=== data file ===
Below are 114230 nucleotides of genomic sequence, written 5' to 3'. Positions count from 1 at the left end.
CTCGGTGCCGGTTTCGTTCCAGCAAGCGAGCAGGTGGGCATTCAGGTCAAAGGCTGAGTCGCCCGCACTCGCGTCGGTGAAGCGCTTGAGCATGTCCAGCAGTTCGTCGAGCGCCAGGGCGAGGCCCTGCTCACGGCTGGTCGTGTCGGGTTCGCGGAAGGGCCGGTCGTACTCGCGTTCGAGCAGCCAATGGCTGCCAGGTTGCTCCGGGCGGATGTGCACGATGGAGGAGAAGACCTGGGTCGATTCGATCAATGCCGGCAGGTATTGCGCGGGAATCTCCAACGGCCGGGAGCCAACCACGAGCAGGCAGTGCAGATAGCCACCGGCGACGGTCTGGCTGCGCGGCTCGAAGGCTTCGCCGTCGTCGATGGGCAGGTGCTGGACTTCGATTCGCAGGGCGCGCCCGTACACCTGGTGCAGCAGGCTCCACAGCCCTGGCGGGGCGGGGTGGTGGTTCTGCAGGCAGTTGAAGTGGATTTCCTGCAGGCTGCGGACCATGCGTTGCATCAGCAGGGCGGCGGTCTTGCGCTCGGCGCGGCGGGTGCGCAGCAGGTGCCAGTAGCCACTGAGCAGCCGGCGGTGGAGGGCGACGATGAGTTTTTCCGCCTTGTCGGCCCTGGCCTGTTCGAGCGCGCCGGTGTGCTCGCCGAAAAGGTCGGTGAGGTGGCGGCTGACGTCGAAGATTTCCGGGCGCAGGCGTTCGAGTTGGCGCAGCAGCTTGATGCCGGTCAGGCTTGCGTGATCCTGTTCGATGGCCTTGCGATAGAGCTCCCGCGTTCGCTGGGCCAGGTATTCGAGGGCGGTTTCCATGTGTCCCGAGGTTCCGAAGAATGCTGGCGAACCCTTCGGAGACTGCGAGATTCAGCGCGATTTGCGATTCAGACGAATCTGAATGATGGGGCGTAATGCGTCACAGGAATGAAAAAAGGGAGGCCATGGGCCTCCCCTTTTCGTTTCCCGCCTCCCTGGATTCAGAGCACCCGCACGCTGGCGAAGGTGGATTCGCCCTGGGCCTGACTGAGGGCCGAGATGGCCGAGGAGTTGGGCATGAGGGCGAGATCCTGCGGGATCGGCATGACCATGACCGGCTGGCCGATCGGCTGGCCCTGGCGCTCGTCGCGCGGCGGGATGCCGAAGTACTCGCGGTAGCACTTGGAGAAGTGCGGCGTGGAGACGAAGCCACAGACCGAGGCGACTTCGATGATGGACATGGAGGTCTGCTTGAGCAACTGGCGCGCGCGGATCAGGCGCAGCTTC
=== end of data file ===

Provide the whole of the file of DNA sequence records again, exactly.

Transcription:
Below are 114230 nucleotides of genomic sequence, written 5' to 3'. Positions count from 1 at the left end.
CTCGGTGCCGGTTTCGTTCCAGCAAGCGAGCAGGTGGGCATTCAGGTCAAAGGCTGAGTCGCCCGCACTCGCGTCGGTGAAGCGCTTGAGCATGTCCAGCAGTTCGTCGAGCGCCAGGGCGAGGCCCTGCTCACGGCTGGTCGTGTCGGGTTCGCGGAAGGGCCGGTCGTACTCGCGTTCGAGCAGCCAATGGCTGCCAGGTTGCTCCGGGCGGATGTGCACGATGGAGGAGAAGACCTGGGTCGATTCGATCAATGCCGGCAGGTATTGCGCGGGAATCTCCAACGGCCGGGAGCCAACCACGAGCAGGCAGTGCAGATAGCCACCGGCGACGGTCTGGCTGCGCGGCTCGAAGGCTTCGCCGTCGTCGATGGGCAGGTGCTGGACTTCGATTCGCAGGGCGCGCCCGTACACCTGGTGCAGCAGGCTCCACAGCCCTGGCGGGGCGGGGTGGTGGTTCTGCAGGCAGTTGAAGTGGATTTCCTGCAGGCTGCGGACCATGCGTTGCATCAGCAGGGCGGCGGTCTTGCGCTCGGCGCGGCGGGTGCGCAGCAGGTGCCAGTAGCCACTGAGCAGCCGGCGGTGGAGGGCGACGATGAGTTTTTCCGCCTTGTCGGCCCTGGCCTGTTCGAGCGCGCCGGTGTGCTCGCCGAAAAGGTCGGTGAGGTGGCGGCTGACGTCGAAGATTTCCGGGCGCAGGCGTTCGAGTTGGCGCAGCAGCTTGATGCCGGTCAGGCTTGCGTGATCCTGTTCGATGGCCTTGCGATAGAGCTCCCGCGTTCGCTGGGCCAGGTATTCGAGGGCGGTTTCCATGTGTCCCGAGGTTCCGAAGAATGCTGGCGAACCCTTCGGAGACTGCGAGATTCAGCGCGATTTGCGATTCAGACGAATCTGAATGATGGGGCGTAATGCGTCACAGGAATGAAAAAAGGGAGGCCATGGGCCTCCCCTTTTCGTTTCCCGCCTCCCTGGATTCAGAGCACCCGCACGCTGGCGAAGGTGGATTCGCCCTGGGCCTGACTGAGGGCCGAGATGGCCGAGGAGTTGGGCATGAGGGCGAGATCCTGCGGGATCGGCATGACCATGACCGGCTGGCCGATCGGCTGGCCCTGGCGCTCGTCGCGCGGCGGGATGCCGAAGTACTCGCGGTAGCACTTGGAGAAGTGCGGCGTGGAGACGAAGCCACAGACCGAGGCGACTTCGATGATGGACATGGAGGTCTGCTTGAGCAACTGGCGCGCGCGGATCAGGCGCAGCTTC